2. Slow cooker/Crock Pot. I use mine at least once a week. I put at least one slow cooker meal every week in my meal plan. Sometimes I plan for 2-3 times a week depending on how busy we are.
3. Freeze chicken in marinade. As the chicken thaws, it will marinate and be all juicy and yummy. I either pan fry or grill these them.
4. Freeze your vegetables or buy frozen vegetables. Cook on the stove top or in the microwave for a quick side dish.
5. Put meals together on Sunday to have on hand during the week. You can take it out of the fridge and heat it up for a quick, hot supper.
6. Use a pressure cooker. I am learning to use mine, but the ease of use and the many recipes on the internet make using this so much easier. I love making rice pilaf in mine!

You will notice that I like to eat healthy, but I like my meals quick and easy too. I love to cook and bake, but I am lazy and don't want to spend a lot of time doing it! Time is valuable and needs to be prioritized during the week.

If you have food allergies, healthy eating and planning ahead is even more important. Paige is majorly lactose-intolerant and the rest of us are mildly so. Many times Paige cannot eat the school lunches and will pack hers the night before. We also plan meals that are dairy-free so she can be comfortable eating them. We do use lactose-free milk instead of regular milk in every recipe that calls for milk. 

Now, does healthy eating sound hard? 

Thanks for reading,
Erica


Monday, March 16, 2015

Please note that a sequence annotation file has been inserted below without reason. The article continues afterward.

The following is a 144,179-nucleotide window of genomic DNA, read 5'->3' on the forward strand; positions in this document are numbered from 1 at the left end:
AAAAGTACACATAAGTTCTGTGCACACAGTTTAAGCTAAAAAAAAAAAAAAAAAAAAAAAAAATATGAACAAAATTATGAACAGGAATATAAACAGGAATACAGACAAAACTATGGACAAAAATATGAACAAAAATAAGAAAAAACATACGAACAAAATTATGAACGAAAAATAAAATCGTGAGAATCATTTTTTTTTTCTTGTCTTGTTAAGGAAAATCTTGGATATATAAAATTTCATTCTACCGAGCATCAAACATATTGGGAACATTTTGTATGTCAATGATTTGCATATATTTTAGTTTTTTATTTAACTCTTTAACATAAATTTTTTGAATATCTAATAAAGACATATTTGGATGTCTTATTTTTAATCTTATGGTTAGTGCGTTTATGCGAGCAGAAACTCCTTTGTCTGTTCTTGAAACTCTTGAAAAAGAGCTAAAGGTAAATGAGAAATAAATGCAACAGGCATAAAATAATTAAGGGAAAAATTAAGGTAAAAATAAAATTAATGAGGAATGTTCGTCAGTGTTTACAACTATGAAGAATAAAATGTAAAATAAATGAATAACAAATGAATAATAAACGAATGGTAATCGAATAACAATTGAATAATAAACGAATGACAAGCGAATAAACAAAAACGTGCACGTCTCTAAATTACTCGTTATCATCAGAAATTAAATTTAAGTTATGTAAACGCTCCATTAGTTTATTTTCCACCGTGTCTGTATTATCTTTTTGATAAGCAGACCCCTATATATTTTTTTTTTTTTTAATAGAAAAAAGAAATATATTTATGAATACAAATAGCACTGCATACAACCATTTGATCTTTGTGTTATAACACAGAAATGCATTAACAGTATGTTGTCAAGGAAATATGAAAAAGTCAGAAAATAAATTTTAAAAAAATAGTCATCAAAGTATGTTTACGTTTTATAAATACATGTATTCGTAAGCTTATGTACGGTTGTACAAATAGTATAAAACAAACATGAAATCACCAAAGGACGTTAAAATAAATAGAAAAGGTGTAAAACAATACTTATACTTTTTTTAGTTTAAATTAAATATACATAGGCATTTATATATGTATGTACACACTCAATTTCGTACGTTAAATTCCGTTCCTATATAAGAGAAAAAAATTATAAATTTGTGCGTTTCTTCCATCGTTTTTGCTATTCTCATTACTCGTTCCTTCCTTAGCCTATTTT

Corned Beef Casserole: A Food Storage Friendly Meal!


Corned Beef Casserole is another childhood favorite of mine growing up. I make it now and then when I want comfort food. This is my mom's recipe and I have no clue where she got it from.

I also make it for St. Patrick's Day since the traditional foods of St. Patrick's Day do not thrill my kids at all.

Everything in this recipe is food storage friendly and can be stored for at least 1-2 years. I know I appreciate having ingredients for meals just in case going to the grocery store is not an option. This is also a very forgiving recipe!

For the ingredients, this recipe uses canned corned beef. You can find that in a square/rectangle tin in the canned meats section of your grocery store. Canned corned beef used to be very cheap to buy, but has risen quite a bit in cost. If you can find it for $3-4 a tin, you have got a deal and should buy up!

If you do not want to use canned cream of mushroom soup, feel free to use homemade. Homemade works great and tastes fine in this recipe.

Corned Beef Casserole


2 cups elbow macaroni
1 - 10.75 oz. can cream of mushroom soup
1 can of corned beef
salt and pepper to taste
onion power or dried minced onion to taste

1. Boil elbow macaroni in salted boiling water until tender. Drain, but do not rinse.

2. Grease a 9 x 9 inch pan. Mix soup, corned beef, salt, pepper, and onion together in the prepared pan.

3. Add cooked macaroni and mix well.


4. Cook in a 350 degree oven for 30-45 minutes. 30 minutes if you want soft or 45 minutes if you want the crunchy on top and edges.


Serves 4-6 people. Serve with peas or roasted cabbage.

Thanks for reading,
Erica